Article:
Fr Flader: The Supper of the Lamb

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“Behold the Lamb of God, who takes away the sins of the world. Blessed are those called to the Supper of the Lamb.”. CNS photo/courtesy Archdiocese of Newark

“Dear Father, When the priest holds up the host before Communion and says, “Blessed are those called to the supper of the Lamb”, is he referring to the supper of Communion in the Mass or to the wedding feast of the Lamb in heaven? Or possibly both?

While, as far as I am aware, there is no official Church teaching on this point, it has always seemed clear to me that those words refer both to the Communion of the Mass and to the wedding banquet of the Lamb in heaven.

The most obvious and immediate reference is to Communion in the Mass, which the faithful in the Mass will receive a few minutes later. But why the reference to the Lamb, when what is received in Communion is the Body of Christ in the host and the Precious Blood in the chalice?

The answer takes us back to what the priest has just said when holding up the host:

“Behold the Lamb of God, who takes away the sins of the world. Blessed are those called to the Supper of the Lamb.”

The Lamb of God who takes away the sins of the world is Christ himself, present in the host. Those are the words St John the Baptist used when he pointed Jesus out to his disciples: “Behold, the Lamb of God, who takes away the sin of the world” (Jn 1:29).

It is Christ himself, the Lamb, whom the people will receive in Holy Communion. The reference to the Lamb also takes us back to the Pass-over, which was a figure of the Eucharist.

As we recall, on the night before Moses led the Israelites out of Egypt he told them to slaughter a lamb and eat it roasted over a fire.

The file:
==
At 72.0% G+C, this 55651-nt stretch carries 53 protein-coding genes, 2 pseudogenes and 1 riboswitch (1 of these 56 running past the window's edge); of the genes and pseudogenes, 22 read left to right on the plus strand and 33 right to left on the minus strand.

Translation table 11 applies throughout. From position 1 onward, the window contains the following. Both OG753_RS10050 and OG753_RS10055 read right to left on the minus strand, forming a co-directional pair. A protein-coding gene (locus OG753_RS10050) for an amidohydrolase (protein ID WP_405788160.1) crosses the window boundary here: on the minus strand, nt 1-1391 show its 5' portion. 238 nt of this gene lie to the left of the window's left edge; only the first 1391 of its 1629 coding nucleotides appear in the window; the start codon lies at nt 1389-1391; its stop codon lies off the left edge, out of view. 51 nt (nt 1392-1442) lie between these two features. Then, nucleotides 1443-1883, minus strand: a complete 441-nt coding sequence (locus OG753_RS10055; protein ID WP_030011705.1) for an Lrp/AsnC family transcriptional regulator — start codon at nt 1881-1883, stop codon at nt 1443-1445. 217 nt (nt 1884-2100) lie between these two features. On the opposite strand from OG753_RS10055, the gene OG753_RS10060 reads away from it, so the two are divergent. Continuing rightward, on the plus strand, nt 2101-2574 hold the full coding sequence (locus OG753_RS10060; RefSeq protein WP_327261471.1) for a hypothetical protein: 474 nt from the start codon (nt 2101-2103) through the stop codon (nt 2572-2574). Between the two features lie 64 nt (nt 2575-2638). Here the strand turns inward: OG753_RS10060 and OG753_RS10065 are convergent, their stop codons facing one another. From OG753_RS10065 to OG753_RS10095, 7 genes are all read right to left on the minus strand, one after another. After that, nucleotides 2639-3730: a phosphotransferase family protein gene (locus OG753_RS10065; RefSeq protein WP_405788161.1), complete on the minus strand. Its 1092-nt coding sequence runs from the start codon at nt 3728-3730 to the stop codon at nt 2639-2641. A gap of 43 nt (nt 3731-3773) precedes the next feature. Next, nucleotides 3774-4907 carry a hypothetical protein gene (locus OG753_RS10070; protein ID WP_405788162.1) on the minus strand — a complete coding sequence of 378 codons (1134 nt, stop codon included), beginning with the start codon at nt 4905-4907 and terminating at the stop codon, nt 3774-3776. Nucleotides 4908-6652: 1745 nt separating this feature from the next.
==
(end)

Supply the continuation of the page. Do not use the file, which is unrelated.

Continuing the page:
They were to sprinkle the blood of the lamb on the door posts and lintel of the house so that when the angel of death came that night and killed the first-born of the Egyptians, he would pass over the first-born of the Israelites (cf. Ex 12:1-13).

This is an obvious symbol of the blood which Christ, the Lamb of God, would shed on the Cross of Calvary on Good Friday to redeem us and save us from eternal death.

Christ referred to this in the Last Supper when he blessed the chalice and gave it to the apostles, saying “This is my blood of the covenant, which is poured out for many for the forgiveness of sins” (Mt 26:28).

And just as the Israelites ate a lamb they had previously sacrificed, so in the Mass we receive in Communion the Body and Blood of Christ, which have previously been offered in the sacrifice of the Mass. Thus, the Mass is not just a fraternal meal, a banquet, but a communion sacrifice, in which the victim is first sacrificed and then received in Holy Communion.

This is mentioned in the Prayer after Communion in the Mass for the thirteenth Sunday in Ordinary Time: “May this divine sacrifice we have offered and received fill us with life.”

As regards whether the “Supper of the Lamb” refers also to the wedding banquet of heaven, we find practically the same words we use in the Mass in the Book of Revelation: “Blessed are those who are invited to the marriage supper of the Lamb” (Rev 19:9).

The Adoration of the Lamb, detail from the Ghent Altarpiece, 1432 by Jan van Eyck. Throughout the Book of Revelation we see the heavenly worship offered to the Lamb, who is Jesus Christ.

Throughout the Book of Revelation we see the heavenly worship offered to the Lamb, who is Jesus Christ.

The two meanings are related in that our Communions on earth prepare us for entry into heaven, where we too will share in the heavenly banquet.

Just as the Israelites ate the manna which fell from heaven for forty years before they entered the Promised Land, so Eucharistic Communion is our “daily bread” which nourishes us on our journey through life to the Promised Land of heaven.

At the same time the reception of Holy Communion is accompanied by a promise of heaven. In the synagogue of Capernaum Our Lord said: He who eats my flesh and drinks my blood has eternal life, and I will raise him up at the last day” (Jn 6:54).

And the Eucharist is an anticipation of heaven: “He who eats my flesh and drinks my blood abides in me, and I in him” (Jn 6:56).

To abide in Jesus is what we will experience in heaven. We will be in communion with the Son, the Father and the Holy Spirit, as we see God face to face.

In fact, the Catechism describes heaven in those very terms: “This communion of life and love with the Trinity, with the Virgin Mary, the angels and all the blessed is called ‘heaven’” (CCC 1024).

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